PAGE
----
A few years ago, when I first became enamored with yoga, I decided to attend my first weekend workshop.
In order to get to the studio on time for the first night’s session, I left work early. I’d changed out of my business-casual-Friday-attire and was wearing some sort of yoga outfit and my lime green plaid plastic Keen shoes. I stood by the water fountain to fill my bottle, and fielded questions from co-workers. Several of them were about the (perceived) ugliness of my shoes, but most were curious about the experience.
“You’re going to do yoga ALL WEEKEND?” someone said. “Yes, she’s really good at yoga,” another person (who’d never seen me practice, nor understood what ‘being good at yoga’ might mean) responded.
For a brief moment, at the call center water cooler, I was a yoga goddess. Crazy shoes, eco-friendly water bottle- I was poised for success. I’m sure I felt excited and optimistic as I drove off to my first-ever yoga workshop.
Three hours later, I was in a different world.
Visiting a new yoga studio for the first time can be, in itself, an intimidating experience. For a shy, insecure, or new-to-yoga person, going for a workshop is a special sort of social torture, not unlike attending some other high school’s prom. Everyone knows each other. The air is thick with full-body hugs, inside jokes (like, inexplicably,”Prana Butt!”), and the scent of Luon. You are wearing the wrong thing, you don’t know where to put your stuff, and suddenly you are sure you forgot to put on deodorant.
That first yoga workshop was a rite of passage for me. Had I been told what I would have to endure, I’m sure I would have skipped it. The Friday night class was the worst- we were forced to pair up into partners. As almost everyone in the room had completed teacher training, I was easily the most clueless person there, and my partner didn’t bother to hide her irritation at the fact. If I could have died then and saved her the frustration of having to deal with my yoga ignorance, I would have done it.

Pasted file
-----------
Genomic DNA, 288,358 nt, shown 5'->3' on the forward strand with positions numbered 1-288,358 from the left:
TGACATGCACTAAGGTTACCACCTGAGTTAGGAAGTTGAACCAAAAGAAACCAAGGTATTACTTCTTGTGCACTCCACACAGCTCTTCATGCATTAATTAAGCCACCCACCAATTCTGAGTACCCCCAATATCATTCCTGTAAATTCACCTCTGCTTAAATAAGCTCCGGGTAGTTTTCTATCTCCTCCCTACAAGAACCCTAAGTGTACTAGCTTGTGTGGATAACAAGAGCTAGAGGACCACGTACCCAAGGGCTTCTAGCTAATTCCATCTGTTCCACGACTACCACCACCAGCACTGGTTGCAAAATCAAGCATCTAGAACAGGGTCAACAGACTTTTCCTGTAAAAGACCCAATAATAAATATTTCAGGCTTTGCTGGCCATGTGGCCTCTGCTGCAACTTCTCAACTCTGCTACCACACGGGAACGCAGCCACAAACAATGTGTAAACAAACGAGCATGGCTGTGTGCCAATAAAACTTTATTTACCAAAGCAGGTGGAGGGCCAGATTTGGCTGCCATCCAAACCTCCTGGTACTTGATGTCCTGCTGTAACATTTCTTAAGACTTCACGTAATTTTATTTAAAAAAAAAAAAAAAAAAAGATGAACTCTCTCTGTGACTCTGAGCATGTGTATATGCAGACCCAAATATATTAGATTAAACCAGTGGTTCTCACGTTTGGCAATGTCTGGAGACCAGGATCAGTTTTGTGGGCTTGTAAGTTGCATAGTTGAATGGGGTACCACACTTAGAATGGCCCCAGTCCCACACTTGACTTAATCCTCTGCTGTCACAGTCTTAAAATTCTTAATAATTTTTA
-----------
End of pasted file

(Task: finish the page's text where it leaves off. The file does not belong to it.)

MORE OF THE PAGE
With two more days to go it did get better: I met some people who reminded me that I wasn’t a total loser who deserved to be hanged with a yoga strap. I did my first handstands and got closer to full Hanumanasana than ever before.
Despite these successes, by Sunday afternoon, I had hit what I’ve come to know as the Workshop Wall. I was totally exhausted, physically and emotionally. It’s not easy to spend so much time with strangers, even when they are kind and supportive. To be smiling and friendly after hours of challenging physical activity is hard enough. There was also, for me, the additional challenge of being reminded that I really wasn’t awesome at this yoga thing. I just felt stupid in my body. Like, why couldn’t I do this stuff? Why didn’t my body just “get it”?
Something about this prolonged intense physical activity coupled with the intensely intimate social cocoon of the workshop environment triggered the absolute worst in me, emotionally. I fell back into the ruts of depression and negativity. The narrative in my head sounded something like this (warning- it’s mean): “You’re too old/heavy/ugly/stupid. You’ll never be able to do these things. Nobody even wants you here.”
The Workshop Wall: bricks of physical exhaustion, dehydration, possibly pain and soreness, mortared together with comparison, insecurity, self-criticism, self-doubt, and even self-loathing.
Now, it’s been a few years, and I’ve gotten stronger emotionally and physically, and since I’ve been practicing with this South Florida community for a while, now I more often find myself on the “inside” of the “inside joke” crowd, though I do my best to remember how lousy it feels on the other side, and bring people in as much as possible.